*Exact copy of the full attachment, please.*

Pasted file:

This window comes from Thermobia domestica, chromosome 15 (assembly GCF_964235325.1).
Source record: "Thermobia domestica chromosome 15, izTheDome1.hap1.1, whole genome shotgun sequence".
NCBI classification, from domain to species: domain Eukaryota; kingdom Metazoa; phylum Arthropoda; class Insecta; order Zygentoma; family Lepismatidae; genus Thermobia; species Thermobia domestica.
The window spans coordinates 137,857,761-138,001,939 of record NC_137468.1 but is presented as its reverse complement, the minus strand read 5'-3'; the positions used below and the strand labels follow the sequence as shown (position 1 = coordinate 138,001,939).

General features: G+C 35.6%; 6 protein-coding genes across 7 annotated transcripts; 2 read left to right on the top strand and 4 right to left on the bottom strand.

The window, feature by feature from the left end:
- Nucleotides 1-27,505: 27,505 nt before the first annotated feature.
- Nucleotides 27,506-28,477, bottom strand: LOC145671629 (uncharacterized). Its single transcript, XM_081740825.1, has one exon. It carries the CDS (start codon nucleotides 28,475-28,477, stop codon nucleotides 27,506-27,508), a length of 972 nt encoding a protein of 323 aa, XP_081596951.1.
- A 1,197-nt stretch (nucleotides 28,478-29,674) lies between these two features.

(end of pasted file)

This window comes from Thermobia domestica, chromosome 15 (assembly GCF_964235325.1).
Source record: "Thermobia domestica chromosome 15, izTheDome1.hap1.1, whole genome shotgun sequence".
NCBI classification, from domain to species: domain Eukaryota; kingdom Metazoa; phylum Arthropoda; class Insecta; order Zygentoma; family Lepismatidae; genus Thermobia; species Thermobia domestica.
The window spans coordinates 137,857,761-138,001,939 of record NC_137468.1 but is presented as its reverse complement, the minus strand read 5'-3'; the positions used below and the strand labels follow the sequence as shown (position 1 = coordinate 138,001,939).

General features: G+C 35.6%; 6 protein-coding genes across 7 annotated transcripts; 2 read left to right on the top strand and 4 right to left on the bottom strand.

The window, feature by feature from the left end:
- Nucleotides 1-27,505: 27,505 nt before the first annotated feature.
- Nucleotides 27,506-28,477, bottom strand: LOC145671629 (uncharacterized). Its single transcript, XM_081740825.1, has one exon. It carries the CDS (start codon nucleotides 28,475-28,477, stop codon nucleotides 27,506-27,508), a length of 972 nt encoding a protein of 323 aa, XP_081596951.1.
- A 1,197-nt stretch (nucleotides 28,478-29,674) lies between these two features.